Harvard Ivory Towers Are Going After Salt This Time

Discussion in 'Health' started by Such_Saturation, Aug 14, 2014.

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  1. Such_Saturation

    Such_Saturation Member

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    Excess sodium intake linked to 1.65 million deaths annually

    Global Sodium Consumption and Death from Cardiovascular Causes

    Bayesian quantifications crossed with estimates as estimated by meta-analysises :mrgreen: 1.650.000 deaths

    <<The NutriCode investigators should be applauded for a herculean effort in synthesizing a large body of data regarding the potential harm of excess salt consumption. However, given the numerous assumptions necessitated by the lack of high-quality data, caution should be taken in interpreting the findings of the study. Taken together, these three articles highlight the need to collect high-quality evidence on both the risks and benefits of low-sodium diets.>>
     
  2. Spokey

    Spokey Member

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    Where do they find these people? It's embarrassing. And who in their right minds parts with the hard cash to finance such comedies?
     
  3. OP
    Such_Saturation

    Such_Saturation Member

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    Bill and Melinda Gates Foundation :roll:
     
  4. Blossom

    Blossom Moderator

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    "Heroic" and "Herculean Effort"! Are they kidding? Let us never forget that chances are the first thing a person will get is a salt water IV if they end up in the Emergency room. Medical workers can use salt to help save lives but the general public just can't handle such a dangerous substance (that's sarcasm)! The American Heart Association (along with the FDA)had an article on this very topic several months ago and there is a proposal to lower the daily intake recommendations for sodium. That article was commenting on the bravery of the researchers for tackling the issue. What a joke. This issue alone speaks volumes on the stupidity that is rampant in 'medicine'. Sorry, just had to rant.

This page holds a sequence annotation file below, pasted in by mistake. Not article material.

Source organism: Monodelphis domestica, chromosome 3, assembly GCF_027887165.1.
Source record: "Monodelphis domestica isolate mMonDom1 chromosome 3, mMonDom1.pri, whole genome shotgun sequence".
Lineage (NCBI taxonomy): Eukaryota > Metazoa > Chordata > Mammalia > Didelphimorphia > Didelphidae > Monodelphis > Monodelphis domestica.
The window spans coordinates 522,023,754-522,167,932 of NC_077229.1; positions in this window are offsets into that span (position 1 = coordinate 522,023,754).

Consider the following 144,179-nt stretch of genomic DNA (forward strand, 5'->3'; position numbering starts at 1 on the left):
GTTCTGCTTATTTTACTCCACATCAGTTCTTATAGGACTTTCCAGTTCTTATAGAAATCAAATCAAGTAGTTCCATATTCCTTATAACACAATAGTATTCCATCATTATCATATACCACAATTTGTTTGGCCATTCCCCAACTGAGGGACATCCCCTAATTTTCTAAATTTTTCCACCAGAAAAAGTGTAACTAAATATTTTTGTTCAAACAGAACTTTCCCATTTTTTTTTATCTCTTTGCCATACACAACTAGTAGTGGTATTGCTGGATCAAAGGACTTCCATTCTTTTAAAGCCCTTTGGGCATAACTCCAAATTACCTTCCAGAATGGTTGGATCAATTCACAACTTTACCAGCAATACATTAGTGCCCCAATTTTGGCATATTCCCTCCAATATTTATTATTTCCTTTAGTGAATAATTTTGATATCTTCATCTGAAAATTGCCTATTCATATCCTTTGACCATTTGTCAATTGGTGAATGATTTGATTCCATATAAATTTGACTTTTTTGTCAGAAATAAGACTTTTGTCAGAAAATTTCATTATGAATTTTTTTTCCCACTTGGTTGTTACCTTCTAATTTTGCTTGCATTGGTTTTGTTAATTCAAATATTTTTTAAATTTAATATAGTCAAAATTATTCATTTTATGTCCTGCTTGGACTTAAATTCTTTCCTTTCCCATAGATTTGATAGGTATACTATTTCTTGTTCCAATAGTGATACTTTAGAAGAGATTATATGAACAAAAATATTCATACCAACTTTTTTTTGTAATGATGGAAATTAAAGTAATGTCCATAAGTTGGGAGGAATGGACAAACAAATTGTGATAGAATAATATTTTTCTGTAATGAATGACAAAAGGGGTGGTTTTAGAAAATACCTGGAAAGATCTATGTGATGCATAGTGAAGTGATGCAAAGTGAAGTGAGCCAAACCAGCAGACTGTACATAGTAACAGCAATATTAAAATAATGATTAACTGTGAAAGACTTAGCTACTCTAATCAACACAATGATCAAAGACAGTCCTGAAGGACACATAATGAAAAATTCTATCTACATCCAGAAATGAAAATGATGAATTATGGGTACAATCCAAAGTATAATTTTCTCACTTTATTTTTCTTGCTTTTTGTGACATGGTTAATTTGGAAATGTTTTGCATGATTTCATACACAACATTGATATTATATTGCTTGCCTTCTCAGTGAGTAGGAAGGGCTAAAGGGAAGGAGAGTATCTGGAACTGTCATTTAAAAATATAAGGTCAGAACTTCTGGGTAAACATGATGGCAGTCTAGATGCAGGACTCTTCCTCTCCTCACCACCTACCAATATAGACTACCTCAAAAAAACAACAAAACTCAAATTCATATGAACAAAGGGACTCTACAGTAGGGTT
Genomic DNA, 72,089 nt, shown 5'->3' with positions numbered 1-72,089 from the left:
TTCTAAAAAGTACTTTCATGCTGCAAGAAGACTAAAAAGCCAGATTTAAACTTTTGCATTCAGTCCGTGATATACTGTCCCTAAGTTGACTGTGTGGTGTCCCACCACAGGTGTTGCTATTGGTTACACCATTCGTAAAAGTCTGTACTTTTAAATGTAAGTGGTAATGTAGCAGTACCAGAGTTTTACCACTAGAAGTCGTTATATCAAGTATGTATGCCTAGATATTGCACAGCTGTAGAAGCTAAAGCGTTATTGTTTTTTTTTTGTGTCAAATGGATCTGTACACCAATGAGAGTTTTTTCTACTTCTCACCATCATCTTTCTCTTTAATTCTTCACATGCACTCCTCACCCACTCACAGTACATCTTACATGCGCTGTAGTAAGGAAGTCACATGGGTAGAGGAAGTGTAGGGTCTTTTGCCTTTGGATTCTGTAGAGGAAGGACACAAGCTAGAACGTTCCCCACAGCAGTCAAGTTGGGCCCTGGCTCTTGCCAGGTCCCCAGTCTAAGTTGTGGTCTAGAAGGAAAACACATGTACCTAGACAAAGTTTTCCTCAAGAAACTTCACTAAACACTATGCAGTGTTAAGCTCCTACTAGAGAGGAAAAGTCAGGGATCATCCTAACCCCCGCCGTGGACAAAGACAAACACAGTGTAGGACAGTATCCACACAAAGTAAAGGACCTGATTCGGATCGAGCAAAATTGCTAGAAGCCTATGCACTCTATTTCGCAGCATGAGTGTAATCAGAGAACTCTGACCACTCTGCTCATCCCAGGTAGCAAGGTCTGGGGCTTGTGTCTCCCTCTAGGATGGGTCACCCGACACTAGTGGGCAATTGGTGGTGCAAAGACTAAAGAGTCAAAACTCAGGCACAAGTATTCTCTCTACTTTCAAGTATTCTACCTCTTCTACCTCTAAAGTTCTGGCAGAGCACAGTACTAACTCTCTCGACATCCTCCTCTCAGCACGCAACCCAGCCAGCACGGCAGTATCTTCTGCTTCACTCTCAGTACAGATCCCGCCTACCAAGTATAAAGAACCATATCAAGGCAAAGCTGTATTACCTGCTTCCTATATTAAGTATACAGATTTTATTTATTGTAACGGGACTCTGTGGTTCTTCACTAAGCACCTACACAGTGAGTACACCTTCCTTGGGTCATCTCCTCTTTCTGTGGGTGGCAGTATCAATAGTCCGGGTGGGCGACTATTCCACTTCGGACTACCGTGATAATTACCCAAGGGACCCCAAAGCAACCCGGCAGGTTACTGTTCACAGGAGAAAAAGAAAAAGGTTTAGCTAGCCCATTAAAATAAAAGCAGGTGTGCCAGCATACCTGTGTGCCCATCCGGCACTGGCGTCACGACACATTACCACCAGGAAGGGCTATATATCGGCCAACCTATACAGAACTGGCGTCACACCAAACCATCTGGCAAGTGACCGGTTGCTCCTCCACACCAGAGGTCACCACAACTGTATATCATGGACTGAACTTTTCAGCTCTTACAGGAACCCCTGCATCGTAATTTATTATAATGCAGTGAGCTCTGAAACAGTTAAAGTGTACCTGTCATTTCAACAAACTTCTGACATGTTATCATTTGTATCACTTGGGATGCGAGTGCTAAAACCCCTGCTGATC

5. OP
    Such_Saturation

    Such_Saturation Member

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    I don't know whether it's a good find since they have the power to plaster it all over the major newspapers :mrgreen: The Gates Foundation usually has better wisdom in donating money... of course, they donate vaccines largely for population control [sic] so lowering salt sort of makes sense.